When the United States entered World War I, plans called for American manufacturers to mass produce aircraft already in use by the Allies. One of the fighters chosen was the British S.E.5A, designed by the Royal Aircraft Factory. The prototype S.E.5 first flew in December 1916, and deliveries of an improved version, the S.E.5A, started in March 1917. Noted for its strength, stability and speed, the S.E.5A rivaled the Sopwith Camel as the most successful British fighter of WWI.
For its pilots already in Europe, the American Expeditionary Force bought 38 S.E.5A aircraft from Great Britain, and in the United States, the government placed orders with the Curtiss Aeroplane and Motors Corp. The Armistice halted production after Curtiss had completed only one S.E.5A, but 56 more were constructed from components shipped from Great Britain. In 1922 the Eberhart Steel Products Co. received a contract to rebuild 50 of the Army Air Service's S.E.5A aircraft using 180-hp Wright-Hispano "E" engines. The Army Air Service used these aircraft, redesignated the SE-5E, for advanced training.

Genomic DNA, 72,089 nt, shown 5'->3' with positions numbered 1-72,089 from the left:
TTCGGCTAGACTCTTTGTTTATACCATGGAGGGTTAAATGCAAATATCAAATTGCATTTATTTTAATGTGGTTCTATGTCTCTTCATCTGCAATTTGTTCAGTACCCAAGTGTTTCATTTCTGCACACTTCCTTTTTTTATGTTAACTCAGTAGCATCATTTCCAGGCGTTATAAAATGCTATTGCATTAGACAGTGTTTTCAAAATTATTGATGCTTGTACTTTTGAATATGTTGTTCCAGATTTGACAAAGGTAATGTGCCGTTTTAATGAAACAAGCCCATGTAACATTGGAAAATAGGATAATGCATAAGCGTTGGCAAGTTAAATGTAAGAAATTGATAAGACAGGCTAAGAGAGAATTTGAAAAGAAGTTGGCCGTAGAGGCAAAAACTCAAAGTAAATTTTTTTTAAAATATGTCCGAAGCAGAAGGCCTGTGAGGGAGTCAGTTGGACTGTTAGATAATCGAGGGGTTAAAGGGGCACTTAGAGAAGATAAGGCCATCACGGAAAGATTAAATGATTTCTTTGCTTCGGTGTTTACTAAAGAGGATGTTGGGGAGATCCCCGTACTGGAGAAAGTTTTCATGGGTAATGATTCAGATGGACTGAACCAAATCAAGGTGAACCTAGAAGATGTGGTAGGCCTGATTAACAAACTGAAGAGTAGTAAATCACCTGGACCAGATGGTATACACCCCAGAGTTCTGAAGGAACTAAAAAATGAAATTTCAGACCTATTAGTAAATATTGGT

The museum acquired the SE-5E through a donation by the estate of Lt. Col. William C. Lambert, USAF Ret. A WWI ace with 21.5 victories, Lambert flew the S.E.5A as an American member of the Royal Flying Corps and the Royal Air Force. The Air Force Museum Foundation also helped buy the aircraft. It is painted to represent an SE-5E of the 18th Headquarters Squadron, Bolling Field, Washington, D.C., in 1925.
TECHNICAL NOTES: Armament: None Engine: Wright-Hispano "E" of 180 hp Maximum speed: 122 mph Range: 225 miles Ceiling: 17,000 ft. Span: 26 ft. 9 in. Length: 20 ft. 11 in. Height: 9 ft. 6 in. Weight: 2,100 lbs.